Little Black Egg
Finding components to build this in Burma might get tricky, but this is the most tested, safest home grown gas (propane) oven. It should be convertable to natural gas and will have no problems with up to 100 pies a day, although if you encounter especially busy times, you might want to build two.
You have access to multi-ton presses? How cool is that? I'm envious. Really envious
I guess you are sort of on the side of the planet where stuff gets made, huh?
When I was in college, minoring in ceramics, I built a kiln. It was made out of regular clay bricks, arranged in a box. It had two openings- one in the bottom corner and the other in the top corner on the opposite side. I pointed a directional gas burner in the small hole, a smaller version of this burner:http://www.sz-wholesaler.com/p/1068/1110-1/gas-burner-dlr34t-554361.html
It was a salt kiln. The kiln was brought to temp over about a day, then the salt was tossed in the bottom hole, the burner was turned off and the kiln allowed to cool. The pieces turned out quite nicely.
I bring this up because, if I was building a gas fired oven for pizza, that's probably how I'd approach it- a single, powerful gas flame directed into an insulated weatherproofed, firebrick box. It would most likely take a tremendous amount of tweaking to work well, but it would be a design that I would feel comfortable/safe with. Anything more complicated than a single flame burner is outside of my realm of expertise.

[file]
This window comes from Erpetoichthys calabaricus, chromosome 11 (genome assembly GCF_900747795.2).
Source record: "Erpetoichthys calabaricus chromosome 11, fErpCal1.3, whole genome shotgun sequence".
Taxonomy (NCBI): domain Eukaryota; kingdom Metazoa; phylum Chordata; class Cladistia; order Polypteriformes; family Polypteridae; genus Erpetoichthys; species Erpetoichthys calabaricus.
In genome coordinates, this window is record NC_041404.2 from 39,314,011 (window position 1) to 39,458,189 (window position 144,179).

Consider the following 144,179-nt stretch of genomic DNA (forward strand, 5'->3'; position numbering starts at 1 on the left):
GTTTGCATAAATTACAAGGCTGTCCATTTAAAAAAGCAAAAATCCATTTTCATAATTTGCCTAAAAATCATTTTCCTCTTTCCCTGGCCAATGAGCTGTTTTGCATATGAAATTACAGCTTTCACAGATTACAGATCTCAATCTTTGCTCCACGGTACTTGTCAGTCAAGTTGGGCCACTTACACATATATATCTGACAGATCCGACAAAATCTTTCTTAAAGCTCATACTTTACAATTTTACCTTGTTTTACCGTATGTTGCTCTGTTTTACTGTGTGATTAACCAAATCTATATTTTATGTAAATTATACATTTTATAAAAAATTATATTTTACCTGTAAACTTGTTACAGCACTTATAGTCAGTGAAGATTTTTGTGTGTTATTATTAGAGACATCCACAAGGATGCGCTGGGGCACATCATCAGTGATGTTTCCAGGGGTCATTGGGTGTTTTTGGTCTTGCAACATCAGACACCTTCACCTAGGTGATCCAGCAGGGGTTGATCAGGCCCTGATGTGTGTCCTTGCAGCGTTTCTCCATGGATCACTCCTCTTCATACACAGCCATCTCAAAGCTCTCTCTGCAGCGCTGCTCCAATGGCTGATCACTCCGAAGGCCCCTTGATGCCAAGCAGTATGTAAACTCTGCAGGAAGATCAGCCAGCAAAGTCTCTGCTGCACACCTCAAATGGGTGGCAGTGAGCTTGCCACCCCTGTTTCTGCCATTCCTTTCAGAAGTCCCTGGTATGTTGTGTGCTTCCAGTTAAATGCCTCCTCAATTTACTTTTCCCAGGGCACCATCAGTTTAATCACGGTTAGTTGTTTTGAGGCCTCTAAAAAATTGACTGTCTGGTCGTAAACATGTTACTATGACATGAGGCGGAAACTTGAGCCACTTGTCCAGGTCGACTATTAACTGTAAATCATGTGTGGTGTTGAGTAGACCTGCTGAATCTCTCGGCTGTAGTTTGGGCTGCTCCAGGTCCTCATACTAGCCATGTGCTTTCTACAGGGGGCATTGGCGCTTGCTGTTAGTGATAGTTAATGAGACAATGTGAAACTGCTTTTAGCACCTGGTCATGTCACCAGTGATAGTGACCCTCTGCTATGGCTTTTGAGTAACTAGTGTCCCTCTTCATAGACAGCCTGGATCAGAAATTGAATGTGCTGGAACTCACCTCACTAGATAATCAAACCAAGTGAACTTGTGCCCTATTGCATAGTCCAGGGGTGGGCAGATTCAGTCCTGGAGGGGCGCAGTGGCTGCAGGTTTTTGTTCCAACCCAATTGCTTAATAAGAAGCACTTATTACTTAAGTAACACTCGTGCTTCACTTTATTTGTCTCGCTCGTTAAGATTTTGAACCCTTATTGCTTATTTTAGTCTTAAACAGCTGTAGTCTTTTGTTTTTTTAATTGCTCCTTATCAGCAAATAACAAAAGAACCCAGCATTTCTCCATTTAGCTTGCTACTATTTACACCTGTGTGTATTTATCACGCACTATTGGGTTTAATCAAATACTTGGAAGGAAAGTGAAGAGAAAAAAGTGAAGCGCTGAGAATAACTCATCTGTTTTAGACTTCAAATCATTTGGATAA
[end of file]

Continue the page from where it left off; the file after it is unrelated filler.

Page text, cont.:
Don't get me wrong, I fully understand the thermodynamics of gas deck ovens and, if you find plans, I'll give you my opinion, but choosing a burner, placing it and making sure proper combustion is maintained, I wouldn't feel comfortable with that.
I guess this is my really long way of recommending an LBE
If you can find a Weber(ish) (round) charcoal grill, that's the way to go for less than 100 pies a day. Once you're doing more than 100 pies, then you should have plenty of money for a real gas deck. This one from China looks pretty good:http://www.pizzamaking.com/forum/index.php/topic,18793.msg192392.html#msg192392
Marble, by the way- very bad for baking. It has very little resistance to thermal shock and most likely will fail- and possibly dangerously. The idea of a second stone on top of the steel is a good one, but you need to with something like firebrick or cordierite.